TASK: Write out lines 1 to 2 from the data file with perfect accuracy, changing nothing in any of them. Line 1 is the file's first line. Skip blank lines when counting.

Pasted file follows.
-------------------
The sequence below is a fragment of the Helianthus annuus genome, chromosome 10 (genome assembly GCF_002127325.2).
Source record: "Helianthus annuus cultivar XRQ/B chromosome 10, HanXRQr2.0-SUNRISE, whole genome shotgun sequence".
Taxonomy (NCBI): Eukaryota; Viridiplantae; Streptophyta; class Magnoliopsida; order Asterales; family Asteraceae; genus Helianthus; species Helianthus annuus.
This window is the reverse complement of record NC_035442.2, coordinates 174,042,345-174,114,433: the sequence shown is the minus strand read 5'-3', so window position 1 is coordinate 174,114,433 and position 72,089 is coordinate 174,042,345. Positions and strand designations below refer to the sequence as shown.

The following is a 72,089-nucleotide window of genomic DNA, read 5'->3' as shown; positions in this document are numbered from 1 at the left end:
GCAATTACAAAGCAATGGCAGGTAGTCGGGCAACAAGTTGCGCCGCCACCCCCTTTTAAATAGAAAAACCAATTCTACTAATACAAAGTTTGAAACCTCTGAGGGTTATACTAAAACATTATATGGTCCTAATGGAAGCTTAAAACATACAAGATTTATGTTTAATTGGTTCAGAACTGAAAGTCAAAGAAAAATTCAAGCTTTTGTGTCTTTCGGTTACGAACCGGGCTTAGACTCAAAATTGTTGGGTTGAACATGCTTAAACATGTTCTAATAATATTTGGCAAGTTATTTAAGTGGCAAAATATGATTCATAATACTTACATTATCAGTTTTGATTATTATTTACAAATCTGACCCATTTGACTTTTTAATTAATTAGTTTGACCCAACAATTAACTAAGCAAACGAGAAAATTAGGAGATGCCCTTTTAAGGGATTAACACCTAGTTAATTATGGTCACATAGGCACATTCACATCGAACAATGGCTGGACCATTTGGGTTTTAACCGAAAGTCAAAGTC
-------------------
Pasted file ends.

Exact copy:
The sequence below is a fragment of the Helianthus annuus genome, chromosome 10 (genome assembly GCF_002127325.2).
Source record: "Helianthus annuus cultivar XRQ/B chromosome 10, HanXRQr2.0-SUNRISE, whole genome shotgun sequence".